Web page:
Posted by: Judy | October 5, 2011

My Values…

Love – It’s already feeling a bit sticky. This isn’t easy. I want to be loving. I remember a line from Scarecrow and Mrs. King, a television series in the 80s. Scarecrow owned a Porsche. It’s stolen and crashed, totaling it. As he stands over the smoldering wreckage, Mrs. King says, “I’m really sorry. I know you loved that car.” Scarecrow shakes is head. “You don’t love a car, but you sure do become attached to one.” I had dated a guy I thought I was in love with, but later realized that it was infatuation. Sort of. He paid attention to me. That was only the beginning of the problems. It wasn’t a healthy relationship, not by any stretch of the imagination. I loved my dog and my horse. My friends, more particularly those of the last ten years, have taught me about love, from God to favorite things and everything in between.

Charity – The pure love of Christ. It’s important to be giving, but it’s also important to receive with grace.

Faith – There is a difference between blind faith, and knowing I’ve done everything I’m able, including learning what I could, and putting everything in God’s hands.

Hope – No matter how many times I’ve endeavored to quash it in my life, it slips back in. It is a God gift; you can’t quash a God gift. You can only turn your back on it.

Truth – There are very few absolute truths. There are a lot of opinions taught as truth. It’s important to educate one’s self and decide for one’s self.

Responsibility – The child of a narcissist is taught that they are responsible for everything. It’s important to learn what is true and what isn’t and set healthy boundaries.

Courage – Without fear, there would be no need for faith or courage. Fear can be healthy; courage keeps it healthy.

Honor – You do what you’ll say you’ll do. That isn’t to say that you destroy your little brother’s block tower because you said you would. In fact, if you’re honorable, you’ll help your little brother protect his tower, if that’s what he wants. You honor boundaries, yours and others. I’m still learning about honor.

Respect – Establishing healthy boundaries for myself and maintaining them, and allowing others to have boundaries.

Integrity – Being honest, with everyone,  especially with yourself.

Gratitude – When I’m feeling poor, in any way, it makes a difference for me when I take a moment to count my blessings. It’s amazing how others are touched when you offer a sincere “thank you.” When I see military personnel I try to work up the courage to simply walk up to them and say, “Thank you.” They seem to always appreciate it. I thank those that help me in a store. I’ve thanked people working in their yard for their beautiful flowers.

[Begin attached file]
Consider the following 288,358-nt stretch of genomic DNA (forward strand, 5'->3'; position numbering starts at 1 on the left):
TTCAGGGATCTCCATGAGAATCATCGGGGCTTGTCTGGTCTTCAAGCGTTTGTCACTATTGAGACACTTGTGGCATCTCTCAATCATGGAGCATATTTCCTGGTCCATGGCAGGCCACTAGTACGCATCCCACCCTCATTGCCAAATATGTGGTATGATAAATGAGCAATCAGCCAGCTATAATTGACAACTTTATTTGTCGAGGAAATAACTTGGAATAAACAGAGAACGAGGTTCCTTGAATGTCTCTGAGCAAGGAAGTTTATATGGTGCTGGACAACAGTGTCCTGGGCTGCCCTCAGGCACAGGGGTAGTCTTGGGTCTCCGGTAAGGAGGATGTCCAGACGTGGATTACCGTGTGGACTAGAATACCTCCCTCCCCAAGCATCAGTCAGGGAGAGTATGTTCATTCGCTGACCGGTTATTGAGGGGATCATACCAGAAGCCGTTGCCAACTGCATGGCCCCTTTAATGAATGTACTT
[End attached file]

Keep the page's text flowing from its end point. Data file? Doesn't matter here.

There are more, but these are my starting point.


  1. All good points. One that I can especially relate to is receiving a gift with grace– especially from in-laws. Still working on it after 30+ years. All good gifts come essentially *from* God, and often via other people, even people we’d rather not get anything from! So that is a type of grace, indeed.

    Interesting about saying thanks to military personnel. A man who came into my work the other day said he had just returned from Afghanistan, and I was so moved I had to fight back tears and keep myself from hugging him on the spot. The other half of me didn’t believe that he was telling the truth. He seemed too mentally healthy, and we have MANY people who come into my workplace and tell bald lies over and over, especially when applying for benefits, which has made me wonder how God stands any of us… it’s making me lose what good feelings I’ve had about people in general. It’s extremely depressing.
    But back to the soldier/soldier(?)… It made me sad even to be doubting him for a moment. But there you go. I did show him great respect and helped him with the computer as quickly as I could, with a (genuine) smile. In case he was telling the truth, it was truly the least I could do. Even if he wasn’t, we smile anyway.

    I guess next time I’ll also thank him, too, and the worst thing that will have happened is that I’ll have thanked a faker. Not the end of the world.

    Great post!

    • Isn’t it sad that we find ourselves questioning what people say? Thanking for his service would be genuine, so no shame on you. ((Mary))

  2. This why I can say that I have the most awesome sister. You know how to prioritize the really good stuff. ((Judy))

    • Thanks ((Ruth)) 🙂

  3. These are wonderful! They are an excellent starting point for me too. Thank you for this!

    • You’re welcome ((Mary Ann))

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